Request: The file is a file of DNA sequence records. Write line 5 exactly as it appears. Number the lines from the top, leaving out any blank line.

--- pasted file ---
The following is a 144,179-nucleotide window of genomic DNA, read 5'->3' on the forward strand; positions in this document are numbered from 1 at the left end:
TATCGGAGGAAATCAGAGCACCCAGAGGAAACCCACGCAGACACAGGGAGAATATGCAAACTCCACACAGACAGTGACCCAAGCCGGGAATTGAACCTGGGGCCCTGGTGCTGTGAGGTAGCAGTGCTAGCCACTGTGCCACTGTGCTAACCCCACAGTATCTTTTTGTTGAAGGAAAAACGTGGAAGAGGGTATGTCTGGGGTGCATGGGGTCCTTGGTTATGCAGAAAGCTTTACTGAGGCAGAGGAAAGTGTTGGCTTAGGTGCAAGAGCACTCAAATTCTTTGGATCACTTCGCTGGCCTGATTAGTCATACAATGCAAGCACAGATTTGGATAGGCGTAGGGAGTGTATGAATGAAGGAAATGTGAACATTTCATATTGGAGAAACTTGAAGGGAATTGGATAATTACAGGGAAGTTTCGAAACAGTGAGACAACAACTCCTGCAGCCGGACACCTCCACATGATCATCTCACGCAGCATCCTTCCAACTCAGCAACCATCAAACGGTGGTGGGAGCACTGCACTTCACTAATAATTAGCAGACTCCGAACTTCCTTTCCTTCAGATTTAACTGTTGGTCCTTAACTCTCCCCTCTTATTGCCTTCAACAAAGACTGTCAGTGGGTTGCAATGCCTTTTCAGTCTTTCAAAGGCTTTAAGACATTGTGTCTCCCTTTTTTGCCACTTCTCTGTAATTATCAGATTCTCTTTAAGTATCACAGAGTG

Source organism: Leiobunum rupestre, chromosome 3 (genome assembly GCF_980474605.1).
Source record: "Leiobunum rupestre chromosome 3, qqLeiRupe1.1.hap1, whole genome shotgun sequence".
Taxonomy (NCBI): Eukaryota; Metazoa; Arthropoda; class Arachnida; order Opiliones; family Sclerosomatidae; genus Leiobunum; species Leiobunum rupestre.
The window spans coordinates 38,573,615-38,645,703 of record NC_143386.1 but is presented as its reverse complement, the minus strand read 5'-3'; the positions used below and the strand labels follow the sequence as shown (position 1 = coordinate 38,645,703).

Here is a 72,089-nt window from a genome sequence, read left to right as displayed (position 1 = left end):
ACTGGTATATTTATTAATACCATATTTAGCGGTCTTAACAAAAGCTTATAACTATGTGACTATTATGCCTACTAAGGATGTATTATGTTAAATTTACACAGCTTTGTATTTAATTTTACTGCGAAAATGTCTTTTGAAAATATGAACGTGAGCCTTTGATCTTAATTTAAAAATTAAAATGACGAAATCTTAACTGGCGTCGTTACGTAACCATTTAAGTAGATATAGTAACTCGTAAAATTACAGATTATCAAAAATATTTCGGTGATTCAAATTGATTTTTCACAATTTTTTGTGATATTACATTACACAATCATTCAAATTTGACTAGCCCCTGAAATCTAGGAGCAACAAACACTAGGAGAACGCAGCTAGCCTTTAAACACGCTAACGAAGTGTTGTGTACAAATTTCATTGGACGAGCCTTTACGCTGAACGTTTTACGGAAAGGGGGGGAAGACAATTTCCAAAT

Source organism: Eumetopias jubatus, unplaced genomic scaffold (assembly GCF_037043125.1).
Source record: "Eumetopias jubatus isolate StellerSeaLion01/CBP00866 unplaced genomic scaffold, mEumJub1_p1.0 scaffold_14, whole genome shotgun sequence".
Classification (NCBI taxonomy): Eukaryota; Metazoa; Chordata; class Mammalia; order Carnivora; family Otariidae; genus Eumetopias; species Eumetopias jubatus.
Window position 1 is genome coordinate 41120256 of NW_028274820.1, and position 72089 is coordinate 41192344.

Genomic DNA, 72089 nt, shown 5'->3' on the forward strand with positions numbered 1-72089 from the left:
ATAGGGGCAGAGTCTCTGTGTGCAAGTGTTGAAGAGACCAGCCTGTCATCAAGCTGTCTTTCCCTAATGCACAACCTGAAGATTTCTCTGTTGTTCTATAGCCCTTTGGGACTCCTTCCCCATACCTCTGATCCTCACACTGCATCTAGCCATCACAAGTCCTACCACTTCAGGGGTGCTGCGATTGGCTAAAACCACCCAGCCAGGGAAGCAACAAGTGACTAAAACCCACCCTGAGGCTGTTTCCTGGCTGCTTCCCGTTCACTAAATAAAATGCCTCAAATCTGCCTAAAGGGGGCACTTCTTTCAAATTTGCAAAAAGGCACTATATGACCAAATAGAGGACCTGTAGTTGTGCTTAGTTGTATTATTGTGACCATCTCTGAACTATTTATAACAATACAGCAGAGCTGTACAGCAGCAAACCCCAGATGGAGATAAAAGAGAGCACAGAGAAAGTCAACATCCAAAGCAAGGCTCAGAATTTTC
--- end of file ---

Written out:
Taxonomy (NCBI): Eukaryota; Metazoa; Arthropoda; class Arachnida; order Opiliones; family Sclerosomatidae; genus Leiobunum; species Leiobunum rupestre.